The rich Spanish tradition in the Ryder Cup – that one time so-called Armada of Seve Ballesteros and José María Olazábal bringing passion and swashbuckling play to Europe’s cause and then the record points total set by Sergio Garcia – is not lost on Jon Rahm.
Rahm, the world number three, may be the lone Spaniard on the team for the latest edition of the match but there is the sense this self-confessed introvert will let the extrovert emerge if that is what is needed in letting his clubs – and actions – do the talking.
“Hopefully, I can go 5-0 or 4-0 or 3-0, however many times I play. My intention is to go out there and win every single match,” said Rahm.
And while Garcia isn’t in the team this time to extend his European points record, his move to LIV effectively ex-communicating him from a place, Rahm has reached out to his compatriot as recently as Monday in seeking to gain further insights into what he can bring as an on-course leader this time.
“I did talk to him and ask for advice. He [showed] me a lot of what to do at Whistling Straits and obviously in Paris as well. I did have a chat with him, and with [Ian] Poulter as well. Not that it’s going to be easy to take on that role that those two had both on and off the golf course, but to hear them talk about what they thought and what they felt is obviously invaluable information,” said Rahm.
Indeed, the influence of Garcia on Rahm remains clear and obvious. When asked to highlight his three top memories of the Ryder Cup Rahm opted for the 1987 win (the first on American soil), the 2006 match at The K Club, because of the emotions involved with Darren Clarke, playing six weeks after the death of his wife Heather, and Garcia becoming Europe’s record points scorer in 2021.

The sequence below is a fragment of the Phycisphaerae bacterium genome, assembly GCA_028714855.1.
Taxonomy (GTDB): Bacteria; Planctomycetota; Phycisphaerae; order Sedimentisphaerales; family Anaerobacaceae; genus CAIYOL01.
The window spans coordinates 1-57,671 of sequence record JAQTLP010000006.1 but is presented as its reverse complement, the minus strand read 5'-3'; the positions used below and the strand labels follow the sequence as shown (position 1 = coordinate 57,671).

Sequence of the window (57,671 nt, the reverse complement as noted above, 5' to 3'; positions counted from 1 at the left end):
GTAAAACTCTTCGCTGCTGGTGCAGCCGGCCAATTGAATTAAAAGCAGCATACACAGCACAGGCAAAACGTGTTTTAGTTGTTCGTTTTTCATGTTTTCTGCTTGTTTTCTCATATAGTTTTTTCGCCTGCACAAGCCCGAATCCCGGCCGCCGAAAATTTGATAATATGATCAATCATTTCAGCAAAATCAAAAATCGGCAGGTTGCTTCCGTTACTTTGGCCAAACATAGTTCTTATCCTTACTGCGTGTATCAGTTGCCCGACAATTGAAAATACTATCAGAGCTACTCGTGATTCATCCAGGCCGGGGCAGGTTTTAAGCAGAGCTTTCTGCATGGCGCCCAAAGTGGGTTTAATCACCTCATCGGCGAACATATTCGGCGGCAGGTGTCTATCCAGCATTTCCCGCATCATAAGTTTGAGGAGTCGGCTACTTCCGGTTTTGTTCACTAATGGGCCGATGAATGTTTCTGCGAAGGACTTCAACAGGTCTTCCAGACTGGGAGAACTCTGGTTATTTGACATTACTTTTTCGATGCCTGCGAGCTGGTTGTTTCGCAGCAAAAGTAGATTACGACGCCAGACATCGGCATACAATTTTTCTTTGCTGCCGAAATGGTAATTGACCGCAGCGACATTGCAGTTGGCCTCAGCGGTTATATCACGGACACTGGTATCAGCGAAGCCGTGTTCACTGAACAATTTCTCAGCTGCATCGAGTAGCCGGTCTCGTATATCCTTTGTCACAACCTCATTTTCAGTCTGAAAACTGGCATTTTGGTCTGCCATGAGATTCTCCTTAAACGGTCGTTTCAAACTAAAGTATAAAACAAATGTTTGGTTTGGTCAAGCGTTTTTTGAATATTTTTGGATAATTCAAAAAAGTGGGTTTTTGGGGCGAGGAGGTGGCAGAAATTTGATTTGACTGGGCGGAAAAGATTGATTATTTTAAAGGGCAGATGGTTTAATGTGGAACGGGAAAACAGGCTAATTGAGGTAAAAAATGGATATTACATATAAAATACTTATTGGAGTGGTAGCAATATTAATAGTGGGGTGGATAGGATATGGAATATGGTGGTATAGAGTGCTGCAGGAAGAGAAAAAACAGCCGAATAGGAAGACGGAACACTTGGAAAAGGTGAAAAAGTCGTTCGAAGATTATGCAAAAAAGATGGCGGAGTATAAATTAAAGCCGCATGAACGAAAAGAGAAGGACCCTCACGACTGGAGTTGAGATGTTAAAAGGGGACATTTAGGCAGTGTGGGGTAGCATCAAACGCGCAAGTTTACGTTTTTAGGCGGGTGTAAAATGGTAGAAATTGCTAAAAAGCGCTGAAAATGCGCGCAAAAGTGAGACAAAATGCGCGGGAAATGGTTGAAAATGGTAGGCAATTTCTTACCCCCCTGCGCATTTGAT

He has some catching up to do if he is to emulate Garcia.
Rahm’s Ryder Cup record – 4-3-1 – is solid if not spectacular but, as one of three Europeans in the top four of the world rankings there is a sense that the time has come to be a true leader.
“I was world number one going into the last Ryder Cup, and it really didn’t mean anything. I’d like to think that whatever we have done before this week and whatever we may do after this week doesn’t really matter. It shouldn’t really impact how we prepare for this week. At the end of the day it’s match play, and it’s all about doing the best job you can to beat the person in front of you that session, that’s really it.”
Rahm keeping it simple. Ready, and certainly able, for the leadership task required of him. Ready to step into Garcia’s shoes.